The downside is larger number of #[cfg_attr(stage0, feature(xxx))] and therefore less trivial bootstrap compiler updates + one cycle (?) delay between features appearing on nightly and in the bootstrap compiler. (Many times I wanted to use some shiny new features in rustc, but didn’t due to extra features/cfgs. I’d certainly use them if it was officially encouraged.)

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But won’t that mean that introducing a new unstable feature in your crate is a breaking change, in the sense that everything downstream from you now needs to opt in?

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That’s a good point; we’ve wanted to do more advertising of what’s happening in early development anyway.

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Maybe this can be done on something that doesn’t have transitive dependencies, for example executables? Is it very bad when some tool installable with cargo install stops compiling on stable? Hm, probably yes…

If there were a way to enable the use of unstable features in stable compiler versions, there would be less disincentive to experiment with them:

  • Breakage can occur “only” every six weeks rather than at any time.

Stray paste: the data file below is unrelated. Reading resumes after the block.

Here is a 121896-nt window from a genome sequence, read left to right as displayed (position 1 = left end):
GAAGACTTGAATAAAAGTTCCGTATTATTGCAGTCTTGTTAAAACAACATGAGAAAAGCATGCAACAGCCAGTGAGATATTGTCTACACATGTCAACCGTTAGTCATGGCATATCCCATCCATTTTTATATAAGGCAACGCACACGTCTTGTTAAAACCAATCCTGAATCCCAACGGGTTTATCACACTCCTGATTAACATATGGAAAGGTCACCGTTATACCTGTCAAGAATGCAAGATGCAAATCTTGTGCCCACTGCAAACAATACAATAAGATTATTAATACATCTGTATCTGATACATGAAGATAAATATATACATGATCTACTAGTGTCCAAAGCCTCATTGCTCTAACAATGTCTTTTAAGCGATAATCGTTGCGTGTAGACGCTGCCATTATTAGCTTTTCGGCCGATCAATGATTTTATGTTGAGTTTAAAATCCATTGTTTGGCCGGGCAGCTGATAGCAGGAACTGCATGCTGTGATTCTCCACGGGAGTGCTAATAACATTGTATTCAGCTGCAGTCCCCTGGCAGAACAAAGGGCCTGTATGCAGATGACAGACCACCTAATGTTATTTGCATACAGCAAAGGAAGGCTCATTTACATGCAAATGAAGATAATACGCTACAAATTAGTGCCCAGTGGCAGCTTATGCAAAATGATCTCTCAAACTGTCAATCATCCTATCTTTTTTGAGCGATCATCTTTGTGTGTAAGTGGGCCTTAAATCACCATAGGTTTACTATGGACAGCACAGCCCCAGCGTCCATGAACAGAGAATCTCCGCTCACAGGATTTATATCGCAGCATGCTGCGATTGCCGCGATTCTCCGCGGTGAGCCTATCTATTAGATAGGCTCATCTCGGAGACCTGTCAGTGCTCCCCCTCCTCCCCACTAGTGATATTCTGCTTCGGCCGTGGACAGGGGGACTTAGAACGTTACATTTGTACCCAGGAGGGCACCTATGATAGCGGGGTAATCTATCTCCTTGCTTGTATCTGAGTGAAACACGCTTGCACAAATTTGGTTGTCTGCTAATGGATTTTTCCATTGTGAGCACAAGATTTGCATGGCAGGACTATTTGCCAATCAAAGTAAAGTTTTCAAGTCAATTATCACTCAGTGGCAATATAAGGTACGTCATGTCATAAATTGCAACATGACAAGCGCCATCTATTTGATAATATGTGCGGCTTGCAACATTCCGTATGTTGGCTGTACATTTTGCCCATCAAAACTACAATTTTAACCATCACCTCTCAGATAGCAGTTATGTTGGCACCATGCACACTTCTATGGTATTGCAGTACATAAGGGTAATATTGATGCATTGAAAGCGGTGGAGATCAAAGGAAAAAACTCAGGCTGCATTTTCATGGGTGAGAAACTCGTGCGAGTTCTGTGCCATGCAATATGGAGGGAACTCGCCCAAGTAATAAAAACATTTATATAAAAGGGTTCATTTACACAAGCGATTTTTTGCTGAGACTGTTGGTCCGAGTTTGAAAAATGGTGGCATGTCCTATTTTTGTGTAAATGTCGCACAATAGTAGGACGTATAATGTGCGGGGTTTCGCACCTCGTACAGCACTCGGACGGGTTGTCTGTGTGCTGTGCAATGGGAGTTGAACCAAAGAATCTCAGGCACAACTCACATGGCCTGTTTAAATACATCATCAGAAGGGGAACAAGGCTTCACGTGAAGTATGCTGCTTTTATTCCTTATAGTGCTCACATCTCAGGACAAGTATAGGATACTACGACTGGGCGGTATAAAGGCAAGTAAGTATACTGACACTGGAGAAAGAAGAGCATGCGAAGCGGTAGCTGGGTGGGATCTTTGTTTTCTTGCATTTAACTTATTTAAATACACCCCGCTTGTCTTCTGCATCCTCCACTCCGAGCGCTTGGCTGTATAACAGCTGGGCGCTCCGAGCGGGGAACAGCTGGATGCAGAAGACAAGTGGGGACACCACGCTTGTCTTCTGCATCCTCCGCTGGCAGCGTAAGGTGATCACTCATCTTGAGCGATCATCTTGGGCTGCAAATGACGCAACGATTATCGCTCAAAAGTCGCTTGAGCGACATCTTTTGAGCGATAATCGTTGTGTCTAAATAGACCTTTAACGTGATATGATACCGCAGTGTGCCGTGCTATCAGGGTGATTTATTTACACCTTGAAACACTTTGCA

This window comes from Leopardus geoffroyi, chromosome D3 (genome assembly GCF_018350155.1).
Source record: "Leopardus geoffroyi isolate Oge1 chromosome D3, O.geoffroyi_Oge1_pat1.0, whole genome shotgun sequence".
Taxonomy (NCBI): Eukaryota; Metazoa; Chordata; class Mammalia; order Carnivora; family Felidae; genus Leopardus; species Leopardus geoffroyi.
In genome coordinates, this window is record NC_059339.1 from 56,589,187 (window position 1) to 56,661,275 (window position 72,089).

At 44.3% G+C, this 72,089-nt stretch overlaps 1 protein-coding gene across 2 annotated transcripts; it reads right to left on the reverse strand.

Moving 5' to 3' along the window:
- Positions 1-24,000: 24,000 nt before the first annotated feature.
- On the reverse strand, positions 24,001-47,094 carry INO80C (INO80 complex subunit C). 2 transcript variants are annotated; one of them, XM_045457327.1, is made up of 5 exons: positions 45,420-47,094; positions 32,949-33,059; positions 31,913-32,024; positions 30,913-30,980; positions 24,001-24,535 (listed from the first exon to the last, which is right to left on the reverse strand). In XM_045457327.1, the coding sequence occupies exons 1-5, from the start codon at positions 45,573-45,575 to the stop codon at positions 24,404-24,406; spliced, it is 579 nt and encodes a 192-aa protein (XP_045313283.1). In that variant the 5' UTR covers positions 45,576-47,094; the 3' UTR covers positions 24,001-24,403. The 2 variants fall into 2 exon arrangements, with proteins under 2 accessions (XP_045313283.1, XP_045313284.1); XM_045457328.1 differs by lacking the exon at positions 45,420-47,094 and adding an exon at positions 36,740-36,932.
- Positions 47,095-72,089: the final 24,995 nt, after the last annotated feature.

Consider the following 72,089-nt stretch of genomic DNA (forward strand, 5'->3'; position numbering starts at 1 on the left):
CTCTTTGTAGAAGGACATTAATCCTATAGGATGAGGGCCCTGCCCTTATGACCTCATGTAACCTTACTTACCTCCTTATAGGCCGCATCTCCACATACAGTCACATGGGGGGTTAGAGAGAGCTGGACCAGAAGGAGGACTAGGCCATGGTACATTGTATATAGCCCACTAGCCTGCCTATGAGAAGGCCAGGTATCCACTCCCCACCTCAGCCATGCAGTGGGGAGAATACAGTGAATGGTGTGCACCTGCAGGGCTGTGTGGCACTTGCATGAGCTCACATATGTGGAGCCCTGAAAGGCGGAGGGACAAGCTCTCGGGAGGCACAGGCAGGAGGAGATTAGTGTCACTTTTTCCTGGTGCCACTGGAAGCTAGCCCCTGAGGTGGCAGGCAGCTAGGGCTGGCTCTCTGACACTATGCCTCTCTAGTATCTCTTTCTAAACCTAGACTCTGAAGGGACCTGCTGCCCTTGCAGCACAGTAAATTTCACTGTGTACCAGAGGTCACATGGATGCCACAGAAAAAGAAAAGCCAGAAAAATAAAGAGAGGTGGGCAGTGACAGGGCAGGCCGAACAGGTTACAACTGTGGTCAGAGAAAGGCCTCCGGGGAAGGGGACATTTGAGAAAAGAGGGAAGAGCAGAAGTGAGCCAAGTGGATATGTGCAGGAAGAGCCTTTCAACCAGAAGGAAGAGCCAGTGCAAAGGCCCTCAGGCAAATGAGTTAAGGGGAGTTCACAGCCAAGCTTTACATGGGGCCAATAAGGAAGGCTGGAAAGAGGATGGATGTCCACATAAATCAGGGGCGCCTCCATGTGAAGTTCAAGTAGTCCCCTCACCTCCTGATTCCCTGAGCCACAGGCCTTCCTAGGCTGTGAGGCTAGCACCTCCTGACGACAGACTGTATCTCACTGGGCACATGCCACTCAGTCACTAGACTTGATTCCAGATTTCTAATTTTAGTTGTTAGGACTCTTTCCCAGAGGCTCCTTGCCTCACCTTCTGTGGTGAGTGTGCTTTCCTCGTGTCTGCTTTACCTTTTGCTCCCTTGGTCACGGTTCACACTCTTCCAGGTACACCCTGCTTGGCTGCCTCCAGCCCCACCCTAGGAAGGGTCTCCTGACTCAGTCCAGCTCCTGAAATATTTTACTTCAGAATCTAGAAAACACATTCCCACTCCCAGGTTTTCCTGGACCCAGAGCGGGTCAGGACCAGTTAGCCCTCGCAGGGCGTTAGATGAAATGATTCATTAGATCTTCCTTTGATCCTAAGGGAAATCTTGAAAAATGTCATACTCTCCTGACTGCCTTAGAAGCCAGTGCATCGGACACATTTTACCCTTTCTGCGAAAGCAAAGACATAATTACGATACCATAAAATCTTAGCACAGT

• Less potential implementation instability.
  • No need to download another compiler package (even if rustup makes this pretty easy).

Hypothetical alternative: crates that want to use unstable features have a special Cargo.toml key, which translates to a rustc command line flag. (This could also be on a per-Cargo-feature basis.) Stable crates are prevented from depending on unstable crates, so you still have to opt in to potential breakage.

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If this also included a rough estimate of when the feature might be stabilized, that could help developers decide when to start using it on their master branch, with the plan that it would likely be in stable Rust by the time their own next release ships.

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The problem is management of momentum.

For unstable features the rust team would like some exposure to get some feedback.

But if it gets out of hand, a large fraction of the community could go all-in and take unstable features for granted. It will then add a penalty to change unstable features, which will slow down the development of Rust itself.

So the primary goal IMO is to guarantee that the rust team can always iterate quickly and without much hesitation on unstable features. This is whats better for the community too, in the long run.